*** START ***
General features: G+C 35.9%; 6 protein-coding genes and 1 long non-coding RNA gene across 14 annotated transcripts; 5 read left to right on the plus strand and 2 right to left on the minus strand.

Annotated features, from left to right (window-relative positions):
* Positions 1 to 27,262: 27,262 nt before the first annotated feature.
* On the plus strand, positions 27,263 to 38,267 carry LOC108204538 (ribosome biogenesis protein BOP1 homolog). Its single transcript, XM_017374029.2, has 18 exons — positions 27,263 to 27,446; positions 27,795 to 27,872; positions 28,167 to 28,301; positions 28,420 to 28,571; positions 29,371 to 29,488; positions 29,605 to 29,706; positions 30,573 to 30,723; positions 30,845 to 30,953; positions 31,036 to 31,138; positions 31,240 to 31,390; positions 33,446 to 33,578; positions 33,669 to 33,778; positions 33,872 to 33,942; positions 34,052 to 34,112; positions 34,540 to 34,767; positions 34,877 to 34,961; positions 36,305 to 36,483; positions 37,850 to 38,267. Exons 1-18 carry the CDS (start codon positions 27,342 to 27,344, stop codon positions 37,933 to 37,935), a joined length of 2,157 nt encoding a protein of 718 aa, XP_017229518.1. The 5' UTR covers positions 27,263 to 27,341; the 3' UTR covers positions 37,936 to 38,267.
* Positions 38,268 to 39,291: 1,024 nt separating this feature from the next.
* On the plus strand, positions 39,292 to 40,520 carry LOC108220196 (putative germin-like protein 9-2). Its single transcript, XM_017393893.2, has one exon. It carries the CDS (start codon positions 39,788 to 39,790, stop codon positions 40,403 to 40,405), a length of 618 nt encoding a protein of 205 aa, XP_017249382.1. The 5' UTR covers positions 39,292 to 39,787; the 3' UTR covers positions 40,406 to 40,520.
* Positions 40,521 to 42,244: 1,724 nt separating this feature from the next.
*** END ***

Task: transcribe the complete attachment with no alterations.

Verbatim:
General features: G+C 35.9%; 6 protein-coding genes and 1 long non-coding RNA gene across 14 annotated transcripts; 5 read left to right on the plus strand and 2 right to left on the minus strand.

Annotated features, from left to right (window-relative positions):
* Positions 1 to 27,262: 27,262 nt before the first annotated feature.
* On the plus strand, positions 27,263 to 38,267 carry LOC108204538 (ribosome biogenesis protein BOP1 homolog). Its single transcript, XM_017374029.2, has 18 exons — positions 27,263 to 27,446; positions 27,795 to 27,872; positions 28,167 to 28,301; positions 28,420 to 28,571; positions 29,371 to 29,488; positions 29,605 to 29,706; positions 30,573 to 30,723; positions 30,845 to 30,953; positions 31,036 to 31,138; positions 31,240 to 31,390; positions 33,446 to 33,578; positions 33,669 to 33,778; positions 33,872 to 33,942; positions 34,052 to 34,112; positions 34,540 to 34,767; positions 34,877 to 34,961; positions 36,305 to 36,483; positions 37,850 to 38,267. Exons 1-18 carry the CDS (start codon positions 27,342 to 27,344, stop codon positions 37,933 to 37,935), a joined length of 2,157 nt encoding a protein of 718 aa, XP_017229518.1. The 5' UTR covers positions 27,263 to 27,341; the 3' UTR covers positions 37,936 to 38,267.
* Positions 38,268 to 39,291: 1,024 nt separating this feature from the next.
* On the plus strand, positions 39,292 to 40,520 carry LOC108220196 (putative germin-like protein 9-2). Its single transcript, XM_017393893.2, has one exon. It carries the CDS (start codon positions 39,788 to 39,790, stop codon positions 40,403 to 40,405), a length of 618 nt encoding a protein of 205 aa, XP_017249382.1. The 5' UTR covers positions 39,292 to 39,787; the 3' UTR covers positions 40,406 to 40,520.
* Positions 40,521 to 42,244: 1,724 nt separating this feature from the next.